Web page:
Study: The Digital Tax – To Save A Sinking Ship, Would You Torpedo Another?

As business rates continue to sink many floundering High Street shops, Chancellor Hammond has announced plans to find a ‘better way of taxing the digital economy’ to reduce online stores’ tax advantage. ParcelHero’s Head of Consumer Research, David Jinks MILT, questions whether a new tax on the one growing area of retail is the best solution.

The Chancellor of the Exchequer, Philip Hammond, announced in his Spring Statement that he would be looking to introduce new taxes on digital firms, as business rates continue to hit High Street businesses hard.

Excessive business rates are being condemned by large retailers and the Federation of Small Businesses alike, but the Chancellor is staying firm on them, saying they help stabilise local Government funding. He argues a new tax on e-commerce will lessen the tax advantage for online businesses. But is the real cure for plummeting High Street sales to introduce a new digital sales tax on online businesses? To save a sinking ship do you torpedo another? And could multiplatform ‘brick and click’ stores end up paying high business rates and the new digital tax as well?


X-Rated – the horror of Business Rates

Business rates are calculated based on the cost of a property that a business occupies, and there is no doubt that High Street retailers in prime locations have been very hard hit. Business rates were re-evaluated in 2017 after a seven-year gap, and the resulting jump in rateable values in some areas meant many businesses were left reeling by the change.

As companies from House of Fraser to Poundworld have shown; the cost of keeping town centre premises open is no longer in line with dropping revenues. High Street retailers face the perfect storm of declining footfall, higher business rates and high legacy rents inherited from the days when store incomes were considerably higher.

That’s why BHS was still busy negotiating a Company Voluntary Agreement (CVA) to reduce rents even as it went under, and why House of Fraser has been so keen to ensure its own CVA is successful. Add inflated rents and business rates together and it’s a toxic mix for High Street retailers.

The influential second Grimsey Review of the High Street, released this summer, says: ‘Business Rates have grown into a massive tax collection vehicle for government… This colossus has grown and grown, it does not reflect the additional costs to provide services to those businesses anymore.’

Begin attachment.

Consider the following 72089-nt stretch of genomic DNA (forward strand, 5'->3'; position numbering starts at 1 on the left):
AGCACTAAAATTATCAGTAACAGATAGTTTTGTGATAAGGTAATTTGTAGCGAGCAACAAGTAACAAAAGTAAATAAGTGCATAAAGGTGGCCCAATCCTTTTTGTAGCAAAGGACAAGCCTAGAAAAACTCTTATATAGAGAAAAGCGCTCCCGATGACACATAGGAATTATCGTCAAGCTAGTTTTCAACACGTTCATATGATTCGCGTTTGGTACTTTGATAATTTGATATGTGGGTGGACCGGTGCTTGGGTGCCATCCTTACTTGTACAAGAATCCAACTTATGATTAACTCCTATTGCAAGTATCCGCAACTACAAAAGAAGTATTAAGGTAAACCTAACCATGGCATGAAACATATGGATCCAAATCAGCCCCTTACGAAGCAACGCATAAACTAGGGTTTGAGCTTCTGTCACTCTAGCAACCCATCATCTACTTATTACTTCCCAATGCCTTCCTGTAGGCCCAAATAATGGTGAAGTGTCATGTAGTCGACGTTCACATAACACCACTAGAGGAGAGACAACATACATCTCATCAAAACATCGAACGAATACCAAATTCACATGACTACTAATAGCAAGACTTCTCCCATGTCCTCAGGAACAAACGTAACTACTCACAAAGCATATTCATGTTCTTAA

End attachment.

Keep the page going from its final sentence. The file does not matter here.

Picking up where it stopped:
Alarmingly, commercial property taxes in the UK are now the highest in Europe. An investigation from Altus Group found that nearly 200,000 businesses have faced a magistrate for not paying their business rates in 2017-18. It revealed almost one in every six commercial properties received a summons to appear before a magistrate last year.

In a statement akin to Captain Smith saying the iceberg might delay the Titanic’s voyage slightly, Mr Hammond acknowledges: “The Government recognises that business rates can represent a high fixed cost of some businesses.”

But nonetheless there is no sign that the Government intends to back down on the current business rates.

That’s very bad news for businesses who believe their premises have been overvalued. And woe betide businesses that try to appeal what are patently unfair taxes in some locations: the number of appeals has dropped by more than 99% from when the system was introduced in April 2017 to the end of last year.

The collapse in challenges was a direct consequence of the difficulties companies are reporting using the new “Check, Challenge, Appeal” system, which places the burden of proof on companies themselves. Between April 1, 2017, when the new system for appealing business rates was introduced, and December 31, 1,210 valuations were challenged in England. Just one case made it to the “appeal” stage during the whole period.

The collapse in the number of appeals may also be partly due to the £500 fine on businesses proposed by Government if retailers are deemed to have wrongly appealed. The proposed civil fine for companies failing the Challenge process seems a harsh proposal. The Government’s plans say: ‘In line with other parts of the tax system, this includes the proper use of penalties for providing false information. The maximum level of penalties will be £500 for the provision of false information “carelessly, recklessly or knowingly”, with a right of appeal to the Valuation Tribunal for England (VTE). However, we will propose lower penalties for small businesses.’